Maisie Wake

Equine Therapist

Blog

The balancing act of successful training.

Posted on 30 November, 2015 at 0:10

After passing my final exams, I am now a fully qualified Holistic Equine Massage Therapist. I have that wonderful feeling of having crossed the finish line. This is not a finishing line at all though really, it is more a key to allow me onto the 'next level'.

This course was a real challenge due to juggling work, animals, studying time, and a constantly tight budget. Due to the course being home-study but with practical days, much self discipline was needed on my part, and sometimes it was tricky to stoke up the fire of motivation and get going with more studying, more case studies, more practice, and keep up with the self belief. 

This truly was a fragile balancing act which required alterations at times and the space to be allowed to admire my own efforts!

 

It reminds me greatly of working through challenges with other animals. Sometimes the animal in question might seem like he or she may never come to understand what you are asking of them, but if put into the right context, and with the addition of patience, understanding and knowledge, the goal will be achieved in the end.

 

The art is in the balancing of these things, and understanding the signs in which one must remain at the level that you are on together, progress further, or retreat to more comfortable ground. This is something that can be applied to many situations between human interactions with other animals. We need to look clearly at the input from that animal and what that input is really telling us about our own actions. Here is where the stone tower you have built will either gain more structure, or sadly become more likely to topple over.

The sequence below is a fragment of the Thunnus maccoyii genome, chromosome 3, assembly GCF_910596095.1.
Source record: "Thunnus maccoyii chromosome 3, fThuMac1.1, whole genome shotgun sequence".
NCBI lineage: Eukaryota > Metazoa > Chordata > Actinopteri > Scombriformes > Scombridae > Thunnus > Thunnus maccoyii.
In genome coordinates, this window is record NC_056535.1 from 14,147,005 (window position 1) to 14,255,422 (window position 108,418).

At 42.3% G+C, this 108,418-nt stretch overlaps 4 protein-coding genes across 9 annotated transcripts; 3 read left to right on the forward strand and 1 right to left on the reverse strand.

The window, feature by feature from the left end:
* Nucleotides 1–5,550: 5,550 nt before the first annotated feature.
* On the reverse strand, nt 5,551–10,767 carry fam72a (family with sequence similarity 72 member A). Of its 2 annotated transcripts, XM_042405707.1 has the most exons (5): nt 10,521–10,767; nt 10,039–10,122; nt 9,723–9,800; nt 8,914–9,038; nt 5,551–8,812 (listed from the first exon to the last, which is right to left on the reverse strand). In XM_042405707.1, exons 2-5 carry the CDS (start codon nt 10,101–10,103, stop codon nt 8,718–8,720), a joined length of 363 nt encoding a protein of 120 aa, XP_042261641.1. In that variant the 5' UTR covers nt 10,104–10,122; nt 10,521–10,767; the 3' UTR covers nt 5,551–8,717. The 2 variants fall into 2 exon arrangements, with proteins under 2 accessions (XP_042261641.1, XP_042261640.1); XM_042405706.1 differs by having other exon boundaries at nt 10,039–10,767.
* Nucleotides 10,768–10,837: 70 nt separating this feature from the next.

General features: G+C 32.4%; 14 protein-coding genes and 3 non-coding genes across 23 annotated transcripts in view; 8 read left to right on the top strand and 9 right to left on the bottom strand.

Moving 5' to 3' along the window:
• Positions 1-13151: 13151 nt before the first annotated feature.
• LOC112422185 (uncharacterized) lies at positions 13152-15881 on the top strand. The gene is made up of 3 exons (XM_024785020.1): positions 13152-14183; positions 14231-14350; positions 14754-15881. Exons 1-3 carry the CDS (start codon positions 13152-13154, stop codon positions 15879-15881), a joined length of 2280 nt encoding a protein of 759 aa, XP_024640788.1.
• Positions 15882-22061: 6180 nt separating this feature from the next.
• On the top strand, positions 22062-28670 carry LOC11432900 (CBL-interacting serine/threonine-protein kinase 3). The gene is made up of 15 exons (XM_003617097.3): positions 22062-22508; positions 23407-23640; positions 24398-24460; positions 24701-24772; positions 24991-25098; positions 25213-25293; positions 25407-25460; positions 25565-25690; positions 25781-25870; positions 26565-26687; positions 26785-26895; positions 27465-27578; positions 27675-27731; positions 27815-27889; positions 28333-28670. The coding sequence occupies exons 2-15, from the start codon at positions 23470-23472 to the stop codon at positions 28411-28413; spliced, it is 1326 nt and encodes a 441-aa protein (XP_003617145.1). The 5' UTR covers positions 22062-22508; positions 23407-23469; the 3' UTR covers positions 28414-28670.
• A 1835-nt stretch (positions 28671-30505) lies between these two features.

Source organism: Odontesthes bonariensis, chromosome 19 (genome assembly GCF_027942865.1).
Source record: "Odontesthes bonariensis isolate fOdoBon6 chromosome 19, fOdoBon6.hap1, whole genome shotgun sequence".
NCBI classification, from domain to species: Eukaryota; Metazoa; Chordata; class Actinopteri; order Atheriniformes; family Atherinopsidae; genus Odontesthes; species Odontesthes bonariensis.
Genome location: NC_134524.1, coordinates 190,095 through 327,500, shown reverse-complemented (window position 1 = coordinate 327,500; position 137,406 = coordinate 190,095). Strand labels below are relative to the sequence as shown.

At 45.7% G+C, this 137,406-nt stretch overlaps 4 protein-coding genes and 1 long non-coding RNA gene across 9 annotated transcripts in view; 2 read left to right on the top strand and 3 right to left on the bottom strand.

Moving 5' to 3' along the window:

We can always begin with solid foundations, but after that it may sometimes take on a more unique form in the real world. If each stone was likened to an equine learning a new skill, there may be times when right in the middle a fairly large stone is placed on top of many medium sized ones. The thing is, if we have applied the right foundations initally, this should not prove a problem. Put the stone on top of small, uneven pebbles with not foundations however, and you will barely have a chance of a hint at success.

 

Another combination will never work - the 'upside down tower' - this is where the stones chosen - or demands upon the equine - simply get bigger and bigger. A structure like that may look impressive initially, but will end soon in a crumpled heap (although this could take years to become visible, while the psychological stresses begin to manifest unnoticed). Far better to add some nice easy steps in that equines career, perhaps adding simple 'bonding exercises' between the two of you, such as going over old lessons, or simply some walks out in hand or some groundwork or extra grooming sessions. These small stones become the real glue between the bigger stones.

 

So I suppose to make this analogy complete, I would describe the construction of my stone tower as one which is perhaps not showy, perhaps not much to look at, but built with consideration and deliberation. Through this process something magical can happen and the tower grows and develops into something yes, humble, but a thing of lasting beauty.

 

This is what I believe more people could strive for in their human-equine relationships.




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